More than 420 Gold Derby readers predicted the winners of this year's National Board of Review Awards. In total, our Users logged more than 2,600 predictions. To see how you fared, log in to your account and under your profile picture click National Board of Review Awards 2013.
The tastes of the NBR proved much harder to pin down than the New York Film Critics Circle, which announced their winners on December 3. No one predicted that "Her" would win Best Picture and Best Director. Only four predicted Emma Thompson's Best Actress win for "Saving Mr. Banks." and only one anticipated Octavia Spencer's Best Supporting Actress victory for "Fruitvale Station."
The NBR's choices were so unpredictable that our best users -- Cinemateo21 and dottardi -- correctly picked only one third of winners. Both foresaw the Best Actor win for Bruce Dern ("Nebraska") and the Original Screenplay win for "Inside Llewyn Davis."
That's far ahead of our editors. Only three out of the seven -- Chris Beachum, Charles Bright, and Daniel Montgomery -- were correct in any categories, with one apiece. All three had the same correct prediction: Best Animated Feature for "The Wind Rises."
Overall, users had the best average (6%), narrowly outperforming editors (5%). That means that any bold NBR predictor with any correct predictions scored above the average.
It's a fantasy to believe that Oscar voters love thes types of films. Over the past 85 years, only 33 movies with major fantasy themes have been nominated for Best Picture. And just one of these -- "Lord of the Rings: Return of the King" (2003) -- won the top prize.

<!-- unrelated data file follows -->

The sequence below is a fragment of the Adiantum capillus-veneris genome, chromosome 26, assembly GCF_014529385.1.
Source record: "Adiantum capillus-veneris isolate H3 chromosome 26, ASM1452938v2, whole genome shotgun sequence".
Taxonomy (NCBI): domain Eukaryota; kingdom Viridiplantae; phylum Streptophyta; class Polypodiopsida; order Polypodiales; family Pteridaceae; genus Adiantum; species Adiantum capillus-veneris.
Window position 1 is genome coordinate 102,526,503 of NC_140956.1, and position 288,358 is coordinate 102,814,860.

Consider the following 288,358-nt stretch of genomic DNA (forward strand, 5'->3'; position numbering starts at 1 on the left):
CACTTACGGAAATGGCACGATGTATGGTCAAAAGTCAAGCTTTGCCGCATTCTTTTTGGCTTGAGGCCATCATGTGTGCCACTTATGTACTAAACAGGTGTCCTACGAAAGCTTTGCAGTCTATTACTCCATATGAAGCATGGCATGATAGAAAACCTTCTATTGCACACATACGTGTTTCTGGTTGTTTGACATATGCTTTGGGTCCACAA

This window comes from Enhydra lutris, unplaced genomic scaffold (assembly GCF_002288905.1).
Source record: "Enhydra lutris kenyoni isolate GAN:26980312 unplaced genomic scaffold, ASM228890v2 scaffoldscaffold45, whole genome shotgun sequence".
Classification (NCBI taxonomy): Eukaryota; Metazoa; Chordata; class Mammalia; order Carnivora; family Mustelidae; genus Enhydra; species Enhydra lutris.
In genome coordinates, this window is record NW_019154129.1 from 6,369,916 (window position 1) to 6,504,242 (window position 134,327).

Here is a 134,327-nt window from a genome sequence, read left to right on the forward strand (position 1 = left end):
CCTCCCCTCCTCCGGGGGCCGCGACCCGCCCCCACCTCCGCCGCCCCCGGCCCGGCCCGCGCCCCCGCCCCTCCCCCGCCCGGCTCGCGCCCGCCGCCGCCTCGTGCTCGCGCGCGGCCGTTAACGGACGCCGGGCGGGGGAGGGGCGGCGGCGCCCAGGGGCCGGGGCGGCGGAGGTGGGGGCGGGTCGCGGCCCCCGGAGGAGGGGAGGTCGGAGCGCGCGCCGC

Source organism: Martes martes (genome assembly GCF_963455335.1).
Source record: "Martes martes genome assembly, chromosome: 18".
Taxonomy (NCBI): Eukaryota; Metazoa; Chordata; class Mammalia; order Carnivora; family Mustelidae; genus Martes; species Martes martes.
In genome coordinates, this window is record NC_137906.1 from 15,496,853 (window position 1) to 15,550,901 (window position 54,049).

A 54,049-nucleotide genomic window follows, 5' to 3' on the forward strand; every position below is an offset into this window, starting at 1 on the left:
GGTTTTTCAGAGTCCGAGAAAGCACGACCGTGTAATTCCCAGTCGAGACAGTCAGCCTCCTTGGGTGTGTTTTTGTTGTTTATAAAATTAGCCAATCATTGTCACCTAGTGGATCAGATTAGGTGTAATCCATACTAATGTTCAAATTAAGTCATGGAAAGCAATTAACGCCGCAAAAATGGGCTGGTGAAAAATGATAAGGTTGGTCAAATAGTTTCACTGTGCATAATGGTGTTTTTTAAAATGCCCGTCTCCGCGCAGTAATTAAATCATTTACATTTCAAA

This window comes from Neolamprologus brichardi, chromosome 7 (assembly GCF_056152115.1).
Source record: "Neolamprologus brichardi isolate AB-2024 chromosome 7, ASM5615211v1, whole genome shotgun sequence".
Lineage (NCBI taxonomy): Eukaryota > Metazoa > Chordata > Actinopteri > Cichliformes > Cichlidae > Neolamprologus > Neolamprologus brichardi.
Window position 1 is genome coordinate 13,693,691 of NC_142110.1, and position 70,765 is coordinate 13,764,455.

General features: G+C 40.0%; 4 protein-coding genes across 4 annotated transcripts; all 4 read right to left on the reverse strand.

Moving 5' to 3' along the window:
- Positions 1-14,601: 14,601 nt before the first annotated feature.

However, some of the flicks have prevailed in other big categories. Acting Oscars went to players featured in "Miracle on 34th Street" (Edmund Gwenn), "Mary Poppins" (Julie Andrews), "Ghost" (Whoopi Goldberg), and "Black Swan" (Natalie Portman). "Midnight in Paris" (Woody Allen) took home screenplay honors. "Life of Pi" (Ang Lee) triumphed in directing. And many audio and visual trophies have been awarded over the years.
Take a tour through these 33 Best Picture nominees, starting with one of the most enduring classics of all time: "The Wizard of Oz" (1939).
Based on the children's book by L. Frank Baum, the film is about Dorothy Gale (Judy Garland), who is swept away to a magical land in a tornado and embarks on a quest to see the Wizard who can help her return home. At the Oscars, it had six overall nominations and won for Original Score and Original Song ("Over the Rainbow"). It lost the Best Picture race to "Gone with the Wind."
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